An integral nebulizer stand and carrier gas conduit 10, which hereinafter will be referred to simply as a nebulizer stand 10, is shown in operative engagement with a conventional nebulizer 12. While the present description of the preferred embodiment is directed toward a nebulizer stand 10 used with a nebulizer 12, the invention contemplates a nebulizer stand 10 being usable with any fluid or powder delivery device connectable to a carrier fluid source.
The nebulizer 12 consists of a reservoir bottom 14 and a nebulizer top 16 which together form the nebulizer housing. A carrier gas inlet connector 18 extends vertically downward from the reservoir bottom 14 along the longitudinal axis of the nebulizer 12. A plurality of legs 20 extend from the lower surface of the reservoir bottom 14 beyond the end of the carrier gas connector 18 so that the reservoir bottom 14 can be set on a horizontal planar surface during addition of liquid medication, storage and the like. Details of the structure and operation of exemplary conventional nebulizers can be found in Farr, U.S. Pat. No. 4,566,452; Lester, U.S. Pat. No. 4,512,341; or Lester, U.S. Pat. No. 3,762,409, the disclosures of which are hereby incorporated by reference.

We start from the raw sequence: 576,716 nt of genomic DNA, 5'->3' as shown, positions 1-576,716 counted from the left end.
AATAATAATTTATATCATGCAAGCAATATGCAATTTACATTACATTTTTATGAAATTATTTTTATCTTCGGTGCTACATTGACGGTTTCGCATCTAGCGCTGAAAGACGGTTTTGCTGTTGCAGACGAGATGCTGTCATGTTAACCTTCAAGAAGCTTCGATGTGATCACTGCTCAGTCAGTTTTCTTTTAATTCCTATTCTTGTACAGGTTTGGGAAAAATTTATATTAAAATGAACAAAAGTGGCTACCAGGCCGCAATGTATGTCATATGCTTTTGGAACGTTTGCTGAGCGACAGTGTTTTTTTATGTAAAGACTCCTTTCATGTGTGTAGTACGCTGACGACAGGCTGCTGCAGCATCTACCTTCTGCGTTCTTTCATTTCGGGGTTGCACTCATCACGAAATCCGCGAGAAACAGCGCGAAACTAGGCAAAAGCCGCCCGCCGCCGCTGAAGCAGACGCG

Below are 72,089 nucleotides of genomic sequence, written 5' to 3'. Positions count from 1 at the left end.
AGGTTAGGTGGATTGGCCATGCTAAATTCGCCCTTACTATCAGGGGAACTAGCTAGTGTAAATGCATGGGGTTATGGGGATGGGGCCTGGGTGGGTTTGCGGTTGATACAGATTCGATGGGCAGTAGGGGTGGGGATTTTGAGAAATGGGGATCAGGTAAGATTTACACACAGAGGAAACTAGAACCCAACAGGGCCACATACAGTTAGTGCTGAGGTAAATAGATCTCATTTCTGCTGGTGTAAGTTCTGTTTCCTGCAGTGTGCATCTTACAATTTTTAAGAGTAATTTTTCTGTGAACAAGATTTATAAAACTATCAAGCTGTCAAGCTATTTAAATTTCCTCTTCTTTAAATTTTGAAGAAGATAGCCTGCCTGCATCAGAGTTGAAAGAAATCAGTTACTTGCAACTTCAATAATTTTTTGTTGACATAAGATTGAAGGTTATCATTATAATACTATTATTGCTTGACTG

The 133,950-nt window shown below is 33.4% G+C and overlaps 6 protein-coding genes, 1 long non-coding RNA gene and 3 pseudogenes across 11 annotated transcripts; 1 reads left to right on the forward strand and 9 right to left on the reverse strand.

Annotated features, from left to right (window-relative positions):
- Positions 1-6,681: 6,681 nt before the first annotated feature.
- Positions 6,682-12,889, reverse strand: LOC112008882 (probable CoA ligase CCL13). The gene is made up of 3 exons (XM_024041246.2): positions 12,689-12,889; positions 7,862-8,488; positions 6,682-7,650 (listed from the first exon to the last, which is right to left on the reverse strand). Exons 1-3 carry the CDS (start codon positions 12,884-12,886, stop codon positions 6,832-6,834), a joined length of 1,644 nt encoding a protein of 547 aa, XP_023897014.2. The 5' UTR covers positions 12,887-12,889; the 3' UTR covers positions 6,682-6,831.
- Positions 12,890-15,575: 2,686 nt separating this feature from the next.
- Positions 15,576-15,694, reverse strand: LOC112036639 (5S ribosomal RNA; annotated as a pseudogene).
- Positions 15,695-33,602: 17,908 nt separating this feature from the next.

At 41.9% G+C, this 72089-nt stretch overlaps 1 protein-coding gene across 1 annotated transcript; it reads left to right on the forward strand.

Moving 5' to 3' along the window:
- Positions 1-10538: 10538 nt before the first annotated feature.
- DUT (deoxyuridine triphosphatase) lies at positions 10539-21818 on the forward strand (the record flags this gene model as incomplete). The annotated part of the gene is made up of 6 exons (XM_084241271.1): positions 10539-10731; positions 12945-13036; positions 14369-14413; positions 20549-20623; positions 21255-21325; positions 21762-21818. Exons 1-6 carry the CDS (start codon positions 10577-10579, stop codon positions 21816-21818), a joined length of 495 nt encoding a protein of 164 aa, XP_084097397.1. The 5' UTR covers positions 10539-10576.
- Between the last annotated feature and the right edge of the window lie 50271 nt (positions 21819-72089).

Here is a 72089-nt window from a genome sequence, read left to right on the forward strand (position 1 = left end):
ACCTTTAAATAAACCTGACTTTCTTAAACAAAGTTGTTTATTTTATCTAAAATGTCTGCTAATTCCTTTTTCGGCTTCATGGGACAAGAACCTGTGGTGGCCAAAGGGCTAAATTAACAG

The nebulizer stand 10 consists of a base 24 and an integral conduit 26 having an inlet 28 and an outlet 30. As perhaps best seen in FIG. 2, the inlet 28 of the conduit 26 is along a substantially horizontal axis whereas the outlet 30 is along a substantially vertical axis. The bottom of the base 24 defines a support surface engaging portion 32. The support surface engaging portion 32 in FIG. 2 is in the form of a suction cup for adhering the base to a horizontal support surface 34. Alternatively, the horizontal support surface could be coated with an adhesive or the like to adhere it to a support surface. The conduit 26, the base 24 and the support surface engaging portion or suction cup 32 are preferably integrally molded from a single piece of a suitable medical grade elastomer, such as PVC, rubber, thermoplastic rubber, silicon rubber or the like. The essential properties of the selected elastomer are that it be sufficiently rigid to maintain a nebulizer 12 engaged with the nebulizer stand 10 in the select orientation as depicted in FIG. 1 and that it be sufficiently resilient to bias the nebulizer 12 back to the select orientation upon the nebulizer being subjected to horizontal forces, such as by tapping by a user. In addition, the elastomer must be sufficiently flexible to enable the suction cup to adhere firmly to a non-porous surface.